CHARLOTTE THAARUP – THE MINDFULNESS CLINIC
The demands on teams in 2019 are very different from the demands of more stable, predictable environments decades ago. Today’s teams are characterised by endless change, increasing work demands and high levels of stress.
This makes our dependency on healthy strong relationships more acute and essential. Healthy relationships are stress buffers; they enable us to deal with the challenges of life in 2019. Healthy relationships where we feel supported, connected and safe are the foundation for healthy teams with a culture of creativity, innovation and productivity.
In their extensive effort to find what constitutes the most productive teams, Google found that the most efficient and productive teams had regular turn-taking, meaning everyone was heard and shared the speaking space. When they dug a little deeper they found that teams with equal turn-taking manifested high psychological safety and high prosocial behaviour. High psychological safety means there is high trust within the team. High trust requires strong, healthy relationships. As Covey Jr says, ‘when trust goes up, speed goes up and costs down, but when trust goes down, speed goes down and costs up.’ This is exactly what Google found.
The Connectome Project found that an integrated brain is a healthy brain. Other science tell us that this applies to all of our cells. My hypothesis is that integration as a measure of health is a ‘Lifelaw’ and that the same principle applies to any group of people: families, teams and organisations.
Think of the dots in the diagram below as individual humans and the links the relationships. We are all part of a grid where we either put into the grid, withdraw or leave it relatively unchanged by our interaction. In other words, we are interconnected and interdependent. There are times in all of our lives where we need the grid to support us due illness or bad luck.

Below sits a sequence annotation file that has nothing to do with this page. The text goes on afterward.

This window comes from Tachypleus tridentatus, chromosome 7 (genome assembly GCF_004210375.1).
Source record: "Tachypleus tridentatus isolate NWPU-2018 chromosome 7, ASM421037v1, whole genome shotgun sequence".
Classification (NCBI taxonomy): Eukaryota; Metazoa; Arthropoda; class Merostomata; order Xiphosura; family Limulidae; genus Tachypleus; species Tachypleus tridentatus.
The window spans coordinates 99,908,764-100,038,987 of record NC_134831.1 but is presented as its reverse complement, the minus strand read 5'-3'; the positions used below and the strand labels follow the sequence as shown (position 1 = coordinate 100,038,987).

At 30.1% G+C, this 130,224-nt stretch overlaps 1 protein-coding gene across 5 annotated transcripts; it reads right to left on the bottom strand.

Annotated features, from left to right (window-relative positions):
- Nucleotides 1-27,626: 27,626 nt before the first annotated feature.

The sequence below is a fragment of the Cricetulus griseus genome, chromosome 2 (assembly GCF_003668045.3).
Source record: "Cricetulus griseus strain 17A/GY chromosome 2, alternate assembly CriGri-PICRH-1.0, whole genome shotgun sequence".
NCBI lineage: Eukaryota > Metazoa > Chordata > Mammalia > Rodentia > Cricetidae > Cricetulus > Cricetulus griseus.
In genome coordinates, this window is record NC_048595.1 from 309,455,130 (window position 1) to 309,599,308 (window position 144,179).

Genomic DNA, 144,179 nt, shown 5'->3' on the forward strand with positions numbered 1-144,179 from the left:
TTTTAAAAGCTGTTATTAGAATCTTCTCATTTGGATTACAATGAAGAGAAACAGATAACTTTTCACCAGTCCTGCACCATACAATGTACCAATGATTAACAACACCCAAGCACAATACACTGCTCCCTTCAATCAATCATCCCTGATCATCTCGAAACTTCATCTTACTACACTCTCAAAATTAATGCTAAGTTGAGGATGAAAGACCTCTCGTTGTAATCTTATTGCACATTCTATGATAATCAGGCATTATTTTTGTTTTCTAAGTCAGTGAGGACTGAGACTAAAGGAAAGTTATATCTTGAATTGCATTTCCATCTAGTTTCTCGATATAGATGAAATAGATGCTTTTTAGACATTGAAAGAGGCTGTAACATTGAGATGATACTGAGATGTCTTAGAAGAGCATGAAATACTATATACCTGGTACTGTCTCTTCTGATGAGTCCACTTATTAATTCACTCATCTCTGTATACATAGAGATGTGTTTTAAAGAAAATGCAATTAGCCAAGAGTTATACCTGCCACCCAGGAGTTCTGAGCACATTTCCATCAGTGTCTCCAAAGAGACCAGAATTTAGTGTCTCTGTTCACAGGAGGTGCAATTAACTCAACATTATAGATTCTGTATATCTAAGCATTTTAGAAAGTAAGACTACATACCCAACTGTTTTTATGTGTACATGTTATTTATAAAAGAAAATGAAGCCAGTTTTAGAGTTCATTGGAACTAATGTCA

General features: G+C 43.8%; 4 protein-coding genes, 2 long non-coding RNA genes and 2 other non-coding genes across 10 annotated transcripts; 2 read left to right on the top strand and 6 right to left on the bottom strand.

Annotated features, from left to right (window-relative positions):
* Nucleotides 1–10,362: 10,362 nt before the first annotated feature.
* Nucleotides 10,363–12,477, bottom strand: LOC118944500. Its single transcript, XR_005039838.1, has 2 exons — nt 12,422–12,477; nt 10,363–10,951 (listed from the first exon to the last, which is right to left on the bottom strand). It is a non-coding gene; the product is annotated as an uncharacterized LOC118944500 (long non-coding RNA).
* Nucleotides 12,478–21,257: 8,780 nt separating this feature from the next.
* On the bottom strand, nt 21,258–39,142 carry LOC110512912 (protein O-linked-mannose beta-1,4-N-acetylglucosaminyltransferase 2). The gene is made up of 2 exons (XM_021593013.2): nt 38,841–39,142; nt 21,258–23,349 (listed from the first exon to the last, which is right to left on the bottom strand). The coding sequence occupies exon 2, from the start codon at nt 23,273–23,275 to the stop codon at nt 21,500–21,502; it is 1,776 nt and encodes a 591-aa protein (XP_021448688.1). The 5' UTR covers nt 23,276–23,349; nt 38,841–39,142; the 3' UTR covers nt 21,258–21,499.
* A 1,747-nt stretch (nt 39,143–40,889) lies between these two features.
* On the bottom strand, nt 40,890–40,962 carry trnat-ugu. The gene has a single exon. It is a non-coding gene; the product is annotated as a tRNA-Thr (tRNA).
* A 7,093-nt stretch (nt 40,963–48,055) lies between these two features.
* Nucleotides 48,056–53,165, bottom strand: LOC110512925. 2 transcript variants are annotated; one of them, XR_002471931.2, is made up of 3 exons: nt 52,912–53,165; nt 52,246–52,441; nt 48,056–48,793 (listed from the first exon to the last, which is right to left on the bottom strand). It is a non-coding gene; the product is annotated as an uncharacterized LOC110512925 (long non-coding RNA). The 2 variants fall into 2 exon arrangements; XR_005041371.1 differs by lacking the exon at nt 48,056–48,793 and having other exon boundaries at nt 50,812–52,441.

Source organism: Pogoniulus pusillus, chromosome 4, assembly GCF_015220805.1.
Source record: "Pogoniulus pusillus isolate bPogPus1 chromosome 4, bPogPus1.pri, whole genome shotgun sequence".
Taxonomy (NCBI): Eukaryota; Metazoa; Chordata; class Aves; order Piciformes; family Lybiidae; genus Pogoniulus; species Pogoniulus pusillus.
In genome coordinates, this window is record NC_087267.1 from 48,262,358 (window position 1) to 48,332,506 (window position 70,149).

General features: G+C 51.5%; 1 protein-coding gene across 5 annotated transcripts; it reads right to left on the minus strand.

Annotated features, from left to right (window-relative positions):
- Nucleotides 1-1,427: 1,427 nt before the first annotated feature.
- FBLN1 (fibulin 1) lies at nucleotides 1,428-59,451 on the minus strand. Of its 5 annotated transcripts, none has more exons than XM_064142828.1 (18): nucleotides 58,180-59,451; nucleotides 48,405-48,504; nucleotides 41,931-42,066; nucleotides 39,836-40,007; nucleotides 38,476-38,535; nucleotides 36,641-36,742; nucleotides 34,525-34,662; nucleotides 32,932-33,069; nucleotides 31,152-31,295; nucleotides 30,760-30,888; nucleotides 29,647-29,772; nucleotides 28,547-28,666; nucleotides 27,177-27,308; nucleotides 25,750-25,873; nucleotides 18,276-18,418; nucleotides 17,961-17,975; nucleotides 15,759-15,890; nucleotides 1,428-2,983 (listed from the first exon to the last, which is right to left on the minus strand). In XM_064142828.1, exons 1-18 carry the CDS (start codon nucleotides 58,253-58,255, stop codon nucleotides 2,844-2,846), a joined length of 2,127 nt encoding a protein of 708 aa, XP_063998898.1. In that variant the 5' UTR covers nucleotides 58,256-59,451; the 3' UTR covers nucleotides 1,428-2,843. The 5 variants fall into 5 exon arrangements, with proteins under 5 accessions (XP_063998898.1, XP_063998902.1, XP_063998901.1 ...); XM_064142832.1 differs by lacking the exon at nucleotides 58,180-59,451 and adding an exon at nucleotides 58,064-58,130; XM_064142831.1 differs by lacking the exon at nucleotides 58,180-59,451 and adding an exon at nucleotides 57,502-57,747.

Consider the system. How does it feel not to be heard, not to be valued? What does that do to the system? How does it affect the system if someone dominates or is a bully? What does it do to organisations when there is no cross team connection, rather there is soloing and siloing?
How I treat you and you me affects the grid, the overall culture of the system. When some are excluded, the system no longer benefits from their expertise and insights. In other words, a healthy team is integrated and by nature inclusive.
When we are stressed we don’t tend to be the best version of ourselves, we tend to be self- and task-focused, not relationship-focused. Mindfulness, by reducing stress and making us more aware, is essential for today’s teams and so is a code based in kind curiosity. Naturally, we also need structural and process clarity as a lack of role, responsibility and process clarity tends to drip feed conflict into the team.
Our work on ‘Healthy, Mindful teams are inclusive teams’ starts with mindfulness to increase awareness, reduce stress, and increase emotional regulation and responsibility. We then combine this with The Code of Civility, a code for how we are going to behave together, as well as addressing skills in managing difficult emotions in self and others, and dealing with difficult conversations.
If you would like to join us at the NFP Connect Breakfast on Tuesday 12 March 2019, Charlotte will be presenting on Mindful Teams, Healthy Teams click here for more details
For more information to email Charlotte – click here